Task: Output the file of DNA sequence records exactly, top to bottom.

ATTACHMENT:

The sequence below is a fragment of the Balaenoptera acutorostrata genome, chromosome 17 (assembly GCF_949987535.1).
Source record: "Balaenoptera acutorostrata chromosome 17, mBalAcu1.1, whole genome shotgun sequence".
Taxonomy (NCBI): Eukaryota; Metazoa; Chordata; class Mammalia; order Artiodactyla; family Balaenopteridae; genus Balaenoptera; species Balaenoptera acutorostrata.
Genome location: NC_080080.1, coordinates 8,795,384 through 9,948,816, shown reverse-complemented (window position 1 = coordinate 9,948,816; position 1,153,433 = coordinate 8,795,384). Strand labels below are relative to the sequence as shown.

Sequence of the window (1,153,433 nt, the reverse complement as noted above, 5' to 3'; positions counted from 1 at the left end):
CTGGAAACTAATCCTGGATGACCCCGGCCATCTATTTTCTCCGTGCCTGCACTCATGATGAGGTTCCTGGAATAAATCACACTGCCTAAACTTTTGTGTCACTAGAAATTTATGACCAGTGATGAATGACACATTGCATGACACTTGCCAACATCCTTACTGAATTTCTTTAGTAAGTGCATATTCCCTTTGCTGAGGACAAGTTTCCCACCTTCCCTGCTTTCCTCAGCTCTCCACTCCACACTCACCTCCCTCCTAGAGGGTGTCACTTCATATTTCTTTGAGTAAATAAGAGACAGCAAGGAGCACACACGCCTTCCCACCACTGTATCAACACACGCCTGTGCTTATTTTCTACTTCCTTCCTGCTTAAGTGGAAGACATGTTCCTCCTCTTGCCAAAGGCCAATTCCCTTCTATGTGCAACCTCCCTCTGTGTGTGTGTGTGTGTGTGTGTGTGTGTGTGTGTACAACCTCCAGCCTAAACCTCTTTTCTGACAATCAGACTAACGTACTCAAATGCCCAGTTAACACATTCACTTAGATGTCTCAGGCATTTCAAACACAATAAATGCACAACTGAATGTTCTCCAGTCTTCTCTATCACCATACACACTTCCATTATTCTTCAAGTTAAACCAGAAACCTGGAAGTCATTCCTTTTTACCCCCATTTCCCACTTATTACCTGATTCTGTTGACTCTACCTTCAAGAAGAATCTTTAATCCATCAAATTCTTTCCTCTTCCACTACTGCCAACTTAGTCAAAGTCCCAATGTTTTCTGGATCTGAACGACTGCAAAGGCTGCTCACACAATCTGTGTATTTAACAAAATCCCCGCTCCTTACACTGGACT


The sequence below is a fragment of the Balaenoptera acutorostrata genome, chromosome 17 (assembly GCF_949987535.1).
Source record: "Balaenoptera acutorostrata chromosome 17, mBalAcu1.1, whole genome shotgun sequence".
Taxonomy (NCBI): Eukaryota; Metazoa; Chordata; class Mammalia; order Artiodactyla; family Balaenopteridae; genus Balaenoptera; species Balaenoptera acutorostrata.
Genome location: NC_080080.1, coordinates 8,795,384 through 9,948,816, shown reverse-complemented (window position 1 = coordinate 9,948,816; position 1,153,433 = coordinate 8,795,384). Strand labels below are relative to the sequence as shown.

Sequence of the window (1,153,433 nt, the reverse complement as noted above, 5' to 3'; positions counted from 1 at the left end):
CTGGAAACTAATCCTGGATGACCCCGGCCATCTATTTTCTCCGTGCCTGCACTCATGATGAGGTTCCTGGAATAAATCACACTGCCTAAACTTTTGTGTCACTAGAAATTTATGACCAGTGATGAATGACACATTGCATGACACTTGCCAACATCCTTACTGAATTTCTTTAGTAAGTGCATATTCCCTTTGCTGAGGACAAGTTTCCCACCTTCCCTGCTTTCCTCAGCTCTCCACTCCACACTCACCTCCCTCCTAGAGGGTGTCACTTCATATTTCTTTGAGTAAATAAGAGACAGCAAGGAGCACACACGCCTTCCCACCACTGTATCAACACACGCCTGTGCTTATTTTCTACTTCCTTCCTGCTTAAGTGGAAGACATGTTCCTCCTCTTGCCAAAGGCCAATTCCCTTCTATGTGCAACCTCCCTCTGTGTGTGTGTGTGTGTGTGTGTGTGTGTGTGTGTACAACCTCCAGCCTAAACCTCTTTTCTGACAATCAGACTAACGTACTCAAATGCCCAGTTAACACATTCACTTAGATGTCTCAGGCATTTCAAACACAATAAATGCACAACTGAATGTTCTCCAGTCTTCTCTATCACCATACACACTTCCATTATTCTTCAAGTTAAACCAGAAACCTGGAAGTCATTCCTTTTTACCCCCATTTCCCACTTATTACCTGATTCTGTTGACTCTACCTTCAAGAAGAATCTTTAATCCATCAAATTCTTTCCTCTTCCACTACTGCCAACTTAGTCAAAGTCCCAATGTTTTCTGGATCTGAACGACTGCAAAGGCTGCTCACACAATCTGTGTATTTAACAAAATCCCCGCTCCTTACACTGGACT